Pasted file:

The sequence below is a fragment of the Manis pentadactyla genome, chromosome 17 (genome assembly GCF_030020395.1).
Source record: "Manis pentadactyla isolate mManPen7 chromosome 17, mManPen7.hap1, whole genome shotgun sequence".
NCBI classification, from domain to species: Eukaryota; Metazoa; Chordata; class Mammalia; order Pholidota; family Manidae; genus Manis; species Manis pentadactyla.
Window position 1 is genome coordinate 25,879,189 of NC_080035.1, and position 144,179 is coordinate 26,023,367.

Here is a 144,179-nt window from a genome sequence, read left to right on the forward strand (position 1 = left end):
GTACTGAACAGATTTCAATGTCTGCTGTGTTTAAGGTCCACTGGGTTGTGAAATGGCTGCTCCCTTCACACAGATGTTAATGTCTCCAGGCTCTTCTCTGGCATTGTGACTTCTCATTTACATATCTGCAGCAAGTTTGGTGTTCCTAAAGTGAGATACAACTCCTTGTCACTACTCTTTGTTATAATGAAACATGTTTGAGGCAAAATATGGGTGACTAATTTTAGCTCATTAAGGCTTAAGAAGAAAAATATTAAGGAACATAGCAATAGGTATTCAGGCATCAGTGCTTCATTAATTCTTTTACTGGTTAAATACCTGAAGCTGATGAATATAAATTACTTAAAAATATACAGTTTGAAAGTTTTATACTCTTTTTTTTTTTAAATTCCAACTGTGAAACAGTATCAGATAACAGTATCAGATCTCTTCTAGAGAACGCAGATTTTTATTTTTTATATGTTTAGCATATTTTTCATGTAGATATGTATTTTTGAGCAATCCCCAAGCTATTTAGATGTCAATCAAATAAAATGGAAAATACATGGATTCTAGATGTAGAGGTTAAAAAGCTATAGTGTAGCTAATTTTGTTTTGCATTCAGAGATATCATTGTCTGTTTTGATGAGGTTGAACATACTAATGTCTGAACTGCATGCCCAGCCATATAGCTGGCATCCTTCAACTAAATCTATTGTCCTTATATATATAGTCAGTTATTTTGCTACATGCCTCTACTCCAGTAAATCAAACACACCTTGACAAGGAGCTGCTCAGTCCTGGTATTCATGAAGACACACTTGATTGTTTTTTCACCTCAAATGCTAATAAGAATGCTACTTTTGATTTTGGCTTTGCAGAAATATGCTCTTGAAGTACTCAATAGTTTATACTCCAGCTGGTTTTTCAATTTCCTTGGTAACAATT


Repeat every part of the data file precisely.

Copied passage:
The sequence below is a fragment of the Manis pentadactyla genome, chromosome 17 (genome assembly GCF_030020395.1).
Source record: "Manis pentadactyla isolate mManPen7 chromosome 17, mManPen7.hap1, whole genome shotgun sequence".
NCBI classification, from domain to species: Eukaryota; Metazoa; Chordata; class Mammalia; order Pholidota; family Manidae; genus Manis; species Manis pentadactyla.
Window position 1 is genome coordinate 25,879,189 of NC_080035.1, and position 144,179 is coordinate 26,023,367.

Here is a 144,179-nt window from a genome sequence, read left to right on the forward strand (position 1 = left end):
GTACTGAACAGATTTCAATGTCTGCTGTGTTTAAGGTCCACTGGGTTGTGAAATGGCTGCTCCCTTCACACAGATGTTAATGTCTCCAGGCTCTTCTCTGGCATTGTGACTTCTCATTTACATATCTGCAGCAAGTTTGGTGTTCCTAAAGTGAGATACAACTCCTTGTCACTACTCTTTGTTATAATGAAACATGTTTGAGGCAAAATATGGGTGACTAATTTTAGCTCATTAAGGCTTAAGAAGAAAAATATTAAGGAACATAGCAATAGGTATTCAGGCATCAGTGCTTCATTAATTCTTTTACTGGTTAAATACCTGAAGCTGATGAATATAAATTACTTAAAAATATACAGTTTGAAAGTTTTATACTCTTTTTTTTTTTAAATTCCAACTGTGAAACAGTATCAGATAACAGTATCAGATCTCTTCTAGAGAACGCAGATTTTTATTTTTTATATGTTTAGCATATTTTTCATGTAGATATGTATTTTTGAGCAATCCCCAAGCTATTTAGATGTCAATCAAATAAAATGGAAAATACATGGATTCTAGATGTAGAGGTTAAAAAGCTATAGTGTAGCTAATTTTGTTTTGCATTCAGAGATATCATTGTCTGTTTTGATGAGGTTGAACATACTAATGTCTGAACTGCATGCCCAGCCATATAGCTGGCATCCTTCAACTAAATCTATTGTCCTTATATATATAGTCAGTTATTTTGCTACATGCCTCTACTCCAGTAAATCAAACACACCTTGACAAGGAGCTGCTCAGTCCTGGTATTCATGAAGACACACTTGATTGTTTTTTCACCTCAAATGCTAATAAGAATGCTACTTTTGATTTTGGCTTTGCAGAAATATGCTCTTGAAGTACTCAATAGTTTATACTCCAGCTGGTTTTTCAATTTCCTTGGTAACAATT